Skip navigation
Sign up to follow your favorites on all your devices.
Sign up

Will Doug Pederson return to coaching?

As reports surface detailing just how dysfunction the Doug Pederson era in Philly had become, Mike Florio and Charean Williams argue that the NFL as a whole is dealing with tension between analytics and football.

With five years of coaching salary and a buyout that could land in the range of $10 million, former Eagles coach Doug Pederson may end up with enough money in the bank to not have to ever work again. And maybe he won’t, at least not in the NFL.

Marcus Hayes of the Philadelphia Inquirer looks at whether Pederson will ever return to coaching, given the way things went for him in five years with the Eagles.

Yes, he won a Super Bowl in his second season, the only one in franchise history. As recently explained by, however, Pederson was treated “like a baby,” with his decisions second guessed even in victory.

The item from Hayes is labeled an opinion; the only news in the article is that Pederson recently purchased a 38-foot fishing boat with a quartet of 400-hp engines. This suggests that he plans to spend plenty of time with a rod and reel.

Hayes points out that Pederson himself told John Clark of NBC Sports Philadelphia in March that Pederson is "[s]eeing what God has in my future, as far as football goes . . . I enjoyed my time. I’m just hoping that it’s not over. I feel like I still have some good years ahead of me.”

At only 53, he surely does. The question becomes whether he’ll be a fired NFL head coach who gets another chance to be an NFL head coach without having to re-prove himself as a coordinator.

Three seasons as the offensive coordinator in Kansas City set the stage for his head-coaching opportunity in Philly, where he replaced Chip Kelly. Owners who may consider Pederson undoubtedly would explore the circumstances surrounding the stunning disintegration of the Eagles. While Pederson may think he was treated like a baby, others in the organization just as easily could believe he acted like one, refusing to accept what would possibly be characterized as constructive criticism as the Eagles (like every other modern NFL franchise) try to mesh football with analytics.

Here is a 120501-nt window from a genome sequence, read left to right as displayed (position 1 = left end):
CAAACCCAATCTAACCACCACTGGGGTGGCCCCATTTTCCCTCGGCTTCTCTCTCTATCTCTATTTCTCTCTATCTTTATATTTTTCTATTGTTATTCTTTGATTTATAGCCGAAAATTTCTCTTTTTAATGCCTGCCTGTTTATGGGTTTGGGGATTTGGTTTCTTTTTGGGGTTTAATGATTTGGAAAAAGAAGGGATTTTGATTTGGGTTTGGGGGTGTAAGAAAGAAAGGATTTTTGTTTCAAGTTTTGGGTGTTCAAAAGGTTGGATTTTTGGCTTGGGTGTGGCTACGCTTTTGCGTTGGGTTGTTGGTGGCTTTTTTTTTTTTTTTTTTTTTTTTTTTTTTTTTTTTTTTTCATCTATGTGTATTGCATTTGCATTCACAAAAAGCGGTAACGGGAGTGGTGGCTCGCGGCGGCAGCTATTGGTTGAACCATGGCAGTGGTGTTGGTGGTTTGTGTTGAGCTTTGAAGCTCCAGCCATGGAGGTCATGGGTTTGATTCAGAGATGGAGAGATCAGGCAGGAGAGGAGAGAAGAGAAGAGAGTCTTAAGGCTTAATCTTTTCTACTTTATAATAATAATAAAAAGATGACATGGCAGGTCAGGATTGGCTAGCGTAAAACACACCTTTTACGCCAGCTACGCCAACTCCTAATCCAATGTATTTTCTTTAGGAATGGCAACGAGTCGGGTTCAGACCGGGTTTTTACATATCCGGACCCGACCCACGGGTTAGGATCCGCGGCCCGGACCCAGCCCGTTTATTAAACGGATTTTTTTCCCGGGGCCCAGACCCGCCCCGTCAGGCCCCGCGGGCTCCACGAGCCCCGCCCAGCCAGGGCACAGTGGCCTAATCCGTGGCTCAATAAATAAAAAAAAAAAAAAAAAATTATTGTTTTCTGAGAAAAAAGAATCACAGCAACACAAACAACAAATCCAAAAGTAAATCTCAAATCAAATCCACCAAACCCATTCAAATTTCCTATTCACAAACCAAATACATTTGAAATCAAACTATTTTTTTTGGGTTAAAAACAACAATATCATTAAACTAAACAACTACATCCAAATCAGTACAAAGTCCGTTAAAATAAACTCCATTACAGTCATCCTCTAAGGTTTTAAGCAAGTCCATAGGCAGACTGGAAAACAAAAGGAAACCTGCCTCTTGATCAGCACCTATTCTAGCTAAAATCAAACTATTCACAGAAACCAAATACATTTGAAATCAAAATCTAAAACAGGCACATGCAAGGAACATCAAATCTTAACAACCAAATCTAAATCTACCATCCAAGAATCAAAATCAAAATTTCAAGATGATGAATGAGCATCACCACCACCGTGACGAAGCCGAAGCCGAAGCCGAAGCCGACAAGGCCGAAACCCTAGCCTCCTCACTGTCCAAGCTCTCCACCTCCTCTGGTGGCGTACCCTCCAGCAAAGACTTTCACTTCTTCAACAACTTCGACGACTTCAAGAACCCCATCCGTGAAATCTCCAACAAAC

If Pederson took a standoffish approach to perceived infringement on the turf of the head coach in Philly, maybe he’d do the same thing if given a head-coaching job with another franchise that also engages in active oversight of the position that used to carry a lot more autonomy and discretion.

That’s not an effort to take sides. The Eagles are hardly the only dysfunctional team in the NFL, and they found a way to win a Super Bowl amid whatever level of chaos existed in the organization. Before Pederson would ever have another head-coaching job in the NFL, the team potentially hiring him would have to understand his role, if any, in the mess that was made in Philly in order to project whether he’ll contribute to the making of a new mess with a new team.